Asthma affects millions of people worldwide, and inhalers are essential tools for managing its symptoms.
However, there is a growing concern about the overuse of these devices, which can inadvertently put individuals at risk and compromise their long-term health.
Asthma inhalers, commonly known as asthma pumps, provide quick relief during attacks and help control symptoms daily.
One of the dangers of overusing asthma inhalers is that it can mask the severity of an asthma attack or exacerbation.
Additionally, frequent or unnecessary use of inhalers can reduce their effectiveness over time. This can lead to diminished symptom control and the need for higher doses of medication, further exacerbating potential side effects. ( This phenomenon is known as “tachyphylaxis” or “tolerance”.
It occurs when the body becomes less responsive to the medication due to overexposure.)
In the case of asthma inhalers, the most common type of medication used is a bronchodilator, such as a short-acting beta-agonist (SABA).
These medications work by relaxing the muscles in the airways, opening them up and making it easier to breathe during an asthma attack or during times of increased symptoms.
Insufficient understanding of asthma management, triggers, and proper inhaler usage can lead to misuse or overuse of inhalers. Without adequate knowledge, individuals may attempt to manage their condition without proper guidance.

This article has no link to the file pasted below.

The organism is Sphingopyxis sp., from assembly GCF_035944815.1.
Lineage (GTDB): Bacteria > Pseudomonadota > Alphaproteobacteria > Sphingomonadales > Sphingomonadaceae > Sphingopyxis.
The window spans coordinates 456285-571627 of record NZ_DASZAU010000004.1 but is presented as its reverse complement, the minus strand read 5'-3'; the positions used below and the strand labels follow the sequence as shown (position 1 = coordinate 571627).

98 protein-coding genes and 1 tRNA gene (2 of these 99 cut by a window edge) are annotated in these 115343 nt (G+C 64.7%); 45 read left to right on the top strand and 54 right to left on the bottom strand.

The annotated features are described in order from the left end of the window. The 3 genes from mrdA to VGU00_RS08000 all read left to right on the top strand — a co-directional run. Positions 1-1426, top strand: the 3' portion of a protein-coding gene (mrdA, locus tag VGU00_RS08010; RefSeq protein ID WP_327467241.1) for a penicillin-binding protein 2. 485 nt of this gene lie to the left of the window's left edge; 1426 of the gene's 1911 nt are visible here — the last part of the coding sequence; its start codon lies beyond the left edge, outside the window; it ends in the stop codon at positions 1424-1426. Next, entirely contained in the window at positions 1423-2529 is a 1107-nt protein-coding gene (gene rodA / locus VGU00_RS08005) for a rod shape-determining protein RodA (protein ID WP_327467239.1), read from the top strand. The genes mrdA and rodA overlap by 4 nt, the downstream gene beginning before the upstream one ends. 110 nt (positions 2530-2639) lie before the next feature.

In South Africa, asthma affects more than 20% of children and 10-15% of adults, with an alarming number of deaths occurring each year.
Research, such as the recently published SABINA III study, highlights the issue of over-prescription and over-the-counter purchase of reliever pumps, despite new treatment guidelines.
Professor Ismail Kalla, a Pulmonologist and Head of the Department - of Internal Medicine at the University of Witwatersrand, points out that asthmatic patients have been overusing their blue SABA symptom-reliever inhalers for decades.
This overuse stems from the mistaken belief that it is the best way to control symptoms.
In line with new global and locally endorsed asthma treatment guidelines, a low-dose inhaled corticosteroid (ICS) formoterol therapy is now recommended as needed, regardless of asthma severity.
This combination inhaler contains an anti-inflammatory agent that reduces airway inflammation and provides controlled relief.
Asthma is an inflammatory condition of the airways affecting more than 339 million people globally. In South Africa, more than 20% of children and 10-15% of adults have asthma.
For those living with the illness, it can reduce quality of life in varying degrees and it’s not uncommon to be hospitalised during an attack.
Despite changes in the approach to treatment and evidenced-based medications to manage the condition, an alarming number of South Africans still die from asthma every year.
Treating asthma has evolved, but the SABINA III study reveals a slow adoption of new guidelines. The results show that nearly 75% of patients used more than three SABA canisters in the past year, and over 55% were prescribed more than 10 canisters.